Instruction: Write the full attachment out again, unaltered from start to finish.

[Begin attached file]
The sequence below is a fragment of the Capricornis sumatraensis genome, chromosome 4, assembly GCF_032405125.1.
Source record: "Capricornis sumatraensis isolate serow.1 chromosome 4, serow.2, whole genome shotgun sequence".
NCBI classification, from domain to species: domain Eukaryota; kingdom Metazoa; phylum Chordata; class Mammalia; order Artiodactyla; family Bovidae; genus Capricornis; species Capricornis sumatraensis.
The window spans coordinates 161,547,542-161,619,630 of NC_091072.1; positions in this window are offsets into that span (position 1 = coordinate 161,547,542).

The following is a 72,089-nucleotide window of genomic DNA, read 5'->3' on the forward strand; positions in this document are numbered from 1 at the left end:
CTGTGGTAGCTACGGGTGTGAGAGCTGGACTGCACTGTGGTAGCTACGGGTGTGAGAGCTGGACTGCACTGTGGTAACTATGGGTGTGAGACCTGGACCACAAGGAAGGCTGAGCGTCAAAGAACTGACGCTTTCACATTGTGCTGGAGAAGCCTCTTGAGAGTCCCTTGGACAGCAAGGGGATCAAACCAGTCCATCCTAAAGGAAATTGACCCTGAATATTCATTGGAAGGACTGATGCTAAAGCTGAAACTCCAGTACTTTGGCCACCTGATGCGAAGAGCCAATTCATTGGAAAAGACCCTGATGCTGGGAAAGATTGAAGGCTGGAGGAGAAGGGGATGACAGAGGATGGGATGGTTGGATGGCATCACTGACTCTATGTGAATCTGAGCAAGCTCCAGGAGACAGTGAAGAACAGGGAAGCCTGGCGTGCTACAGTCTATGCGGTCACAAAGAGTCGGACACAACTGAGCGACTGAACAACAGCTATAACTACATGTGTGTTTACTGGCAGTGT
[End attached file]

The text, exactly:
The sequence below is a fragment of the Capricornis sumatraensis genome, chromosome 4, assembly GCF_032405125.1.
Source record: "Capricornis sumatraensis isolate serow.1 chromosome 4, serow.2, whole genome shotgun sequence".
NCBI classification, from domain to species: domain Eukaryota; kingdom Metazoa; phylum Chordata; class Mammalia; order Artiodactyla; family Bovidae; genus Capricornis; species Capricornis sumatraensis.
The window spans coordinates 161,547,542-161,619,630 of NC_091072.1; positions in this window are offsets into that span (position 1 = coordinate 161,547,542).

The following is a 72,089-nucleotide window of genomic DNA, read 5'->3' on the forward strand; positions in this document are numbered from 1 at the left end:
CTGTGGTAGCTACGGGTGTGAGAGCTGGACTGCACTGTGGTAGCTACGGGTGTGAGAGCTGGACTGCACTGTGGTAACTATGGGTGTGAGACCTGGACCACAAGGAAGGCTGAGCGTCAAAGAACTGACGCTTTCACATTGTGCTGGAGAAGCCTCTTGAGAGTCCCTTGGACAGCAAGGGGATCAAACCAGTCCATCCTAAAGGAAATTGACCCTGAATATTCATTGGAAGGACTGATGCTAAAGCTGAAACTCCAGTACTTTGGCCACCTGATGCGAAGAGCCAATTCATTGGAAAAGACCCTGATGCTGGGAAAGATTGAAGGCTGGAGGAGAAGGGGATGACAGAGGATGGGATGGTTGGATGGCATCACTGACTCTATGTGAATCTGAGCAAGCTCCAGGAGACAGTGAAGAACAGGGAAGCCTGGCGTGCTACAGTCTATGCGGTCACAAAGAGTCGGACACAACTGAGCGACTGAACAACAGCTATAACTACATGTGTGTTTACTGGCAGTGT